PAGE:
Brain Myths

Stories we tell about the brain and mind.

Seize Control of Your Dreams

Do we really need eight hours sleep? Do teenagers sleep in late because they're lazy? Can we really take control of our dreams? This post explores four myths and one surprising fact about sleep. Read More

Great read

Great article! Very insightful. Thanks.

Thanks for your kind

Thanks for your kind feedback!

symbolism

I can't believe that the topic of meaning of dreams have been treated so lightly in this article. There are studies that show that at least dream contents are not random, they are strongly connected with what is going on in dreamers life. DO your homework, do your research! Not to mention the fact that many psychotherapies do use dream content to work with people's issues - for a reason.

It's a disappointment.

Day residue

Hi Joanna, thanks for your comment. I'm sorry you are disappointed. Yes, it's true that our waking activities can affect the kinds of things we dream about. There's even some recent (fairly iffy) research suggesting that your sleeping position can affect the content of your dreams: http://www.bps-research-digest.blogspot.co.uk/2012/09/does-sleeping-face...
However, there is no scientific foundation to claims about the Freudian symbolism of dreams, which is a different issue. The reason that some psychotherapists analyse dream content is that they believe it is a way to expose subconscious conflicts, fears or desires that the client is not aware of. However, this is not a scientific process. It can be risky, especially if the client is highly suggestible.

re: Day residue

Hi Christian,
I'm in agreement with Joanna's opinion that dreams can provide meaning, especially given their uniqueness and originality. They are as individual as thoughts and feelings are between people. Many people have gotten benefits from interpreting them, myself included.

In terms of scientific evidence, I believe that a different approach is needed. We all have to consider our own dreams to see what meaning is held within them, rather than looking to see what the literature or data says about other people. Until scientific research can be more participatory in nature (where we are the researcher and research subject), it will remain limited. If that sounds like it goes against science or isn't objective, then we should look to quantum physics to see that it's impossible for the researcher not to affect research, even if they're a passive observer.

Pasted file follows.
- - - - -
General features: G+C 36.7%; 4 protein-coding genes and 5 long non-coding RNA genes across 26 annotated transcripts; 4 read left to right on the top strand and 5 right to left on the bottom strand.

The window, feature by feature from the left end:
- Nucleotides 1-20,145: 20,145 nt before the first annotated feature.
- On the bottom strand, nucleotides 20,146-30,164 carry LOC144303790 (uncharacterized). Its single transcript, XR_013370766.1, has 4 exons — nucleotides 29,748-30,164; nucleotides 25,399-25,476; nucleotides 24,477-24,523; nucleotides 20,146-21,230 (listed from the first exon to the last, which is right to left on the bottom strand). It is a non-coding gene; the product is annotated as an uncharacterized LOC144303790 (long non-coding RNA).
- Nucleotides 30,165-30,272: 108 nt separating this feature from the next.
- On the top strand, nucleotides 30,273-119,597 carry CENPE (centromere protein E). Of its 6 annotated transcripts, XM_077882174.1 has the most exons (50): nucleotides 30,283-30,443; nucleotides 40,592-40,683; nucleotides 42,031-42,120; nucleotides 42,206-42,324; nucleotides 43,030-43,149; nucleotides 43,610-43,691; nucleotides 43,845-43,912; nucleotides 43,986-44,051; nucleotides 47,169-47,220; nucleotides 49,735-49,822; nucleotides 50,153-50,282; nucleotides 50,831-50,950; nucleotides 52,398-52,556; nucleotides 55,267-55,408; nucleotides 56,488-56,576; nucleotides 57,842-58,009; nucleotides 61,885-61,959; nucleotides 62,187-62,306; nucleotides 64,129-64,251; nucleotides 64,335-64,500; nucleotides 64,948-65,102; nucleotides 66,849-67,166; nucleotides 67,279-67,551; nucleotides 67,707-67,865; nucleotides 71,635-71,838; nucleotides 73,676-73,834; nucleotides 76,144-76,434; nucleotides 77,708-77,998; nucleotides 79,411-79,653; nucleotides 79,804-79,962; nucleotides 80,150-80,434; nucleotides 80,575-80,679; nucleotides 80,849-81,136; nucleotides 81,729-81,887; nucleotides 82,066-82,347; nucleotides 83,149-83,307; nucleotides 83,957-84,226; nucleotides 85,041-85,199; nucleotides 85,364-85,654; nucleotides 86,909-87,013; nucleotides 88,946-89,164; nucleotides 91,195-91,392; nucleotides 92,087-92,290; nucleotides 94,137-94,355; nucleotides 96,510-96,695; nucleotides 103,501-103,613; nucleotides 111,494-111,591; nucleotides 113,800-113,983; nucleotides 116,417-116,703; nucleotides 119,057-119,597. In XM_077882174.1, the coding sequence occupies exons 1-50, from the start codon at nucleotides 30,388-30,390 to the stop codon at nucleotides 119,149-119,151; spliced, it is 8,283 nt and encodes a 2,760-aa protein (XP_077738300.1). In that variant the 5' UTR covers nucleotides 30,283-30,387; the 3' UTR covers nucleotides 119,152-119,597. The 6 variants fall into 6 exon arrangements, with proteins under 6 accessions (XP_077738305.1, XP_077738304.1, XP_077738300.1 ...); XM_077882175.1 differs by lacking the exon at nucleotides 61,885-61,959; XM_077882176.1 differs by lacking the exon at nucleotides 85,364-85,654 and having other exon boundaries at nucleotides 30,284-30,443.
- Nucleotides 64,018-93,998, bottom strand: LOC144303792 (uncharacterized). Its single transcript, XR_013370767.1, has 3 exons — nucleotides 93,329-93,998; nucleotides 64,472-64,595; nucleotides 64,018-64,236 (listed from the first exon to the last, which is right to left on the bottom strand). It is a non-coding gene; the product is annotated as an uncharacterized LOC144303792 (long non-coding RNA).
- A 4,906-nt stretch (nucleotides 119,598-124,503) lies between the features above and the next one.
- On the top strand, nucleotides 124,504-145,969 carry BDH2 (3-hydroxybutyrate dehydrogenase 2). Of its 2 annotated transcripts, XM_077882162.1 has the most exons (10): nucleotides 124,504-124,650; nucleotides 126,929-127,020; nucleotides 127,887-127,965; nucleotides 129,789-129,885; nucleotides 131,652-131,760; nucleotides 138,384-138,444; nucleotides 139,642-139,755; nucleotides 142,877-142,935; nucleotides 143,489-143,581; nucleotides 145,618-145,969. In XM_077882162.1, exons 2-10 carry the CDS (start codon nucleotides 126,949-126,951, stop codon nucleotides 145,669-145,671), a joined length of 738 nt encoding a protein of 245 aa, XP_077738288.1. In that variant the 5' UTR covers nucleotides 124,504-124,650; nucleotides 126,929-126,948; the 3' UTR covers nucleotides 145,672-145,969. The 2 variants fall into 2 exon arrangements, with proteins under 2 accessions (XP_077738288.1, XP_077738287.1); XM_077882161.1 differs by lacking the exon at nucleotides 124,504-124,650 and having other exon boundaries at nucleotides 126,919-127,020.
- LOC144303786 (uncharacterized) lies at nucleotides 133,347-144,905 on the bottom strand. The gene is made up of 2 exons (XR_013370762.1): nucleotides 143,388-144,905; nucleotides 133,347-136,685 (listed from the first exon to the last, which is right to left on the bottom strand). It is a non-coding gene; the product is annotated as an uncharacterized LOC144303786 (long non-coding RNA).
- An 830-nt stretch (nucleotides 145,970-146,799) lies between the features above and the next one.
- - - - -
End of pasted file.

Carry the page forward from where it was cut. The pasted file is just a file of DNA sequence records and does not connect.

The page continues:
Dream Symbolism

About dream symbolism, I'd like to point out that anybody who's ever read freudian theory knows that wish fulfilment occurs mostly by subrogation of symbols, e.g., you may fulfill your desire to walk but in a dream this activity may be replaced by an analogous symbol that could be related to walking in the dreamer's psyche.
What's more, actual dreaming has always escaped objetivation since it's a fully subjetive experience. Hence, trying to prove scientifically that dreams have no meaning is as impossible as proving they do. For what accounts to subjetive meaning of a dream, which is psychoanalysis's objective regarding dream interpretation, anyone can give a certain meaning to a dream. That is the actual royal way to the subconsciuos.

dreams--insomnia

I don't know about controlling dreams, but I can use them. I know this sounds peculiar, but if I am having difficulty getting to sleep, I focus on a particular dream and I have a library of them--always the same concept, wandering, searching...in fact, I am beginning to feel sleepy.

I love this

I love this article!

Personally, I feel that dreams have fairly obvious 'symbolism,' so much so that once you pay attention, the 'symbolism' disappears and dreams just appear to be very honest, abstract ways of thinking and processing information. I do not believe that dreams tell or show us things that we 'do not know' or 'don't yet understand.' Perhaps people mistake this unfiltered honesty for deeper meaning. I don't believe we possess the ability to shield ourselves from certain thoughts or feelings while we sleep like we can while awake (you can put off nagging thoughts throughout your day).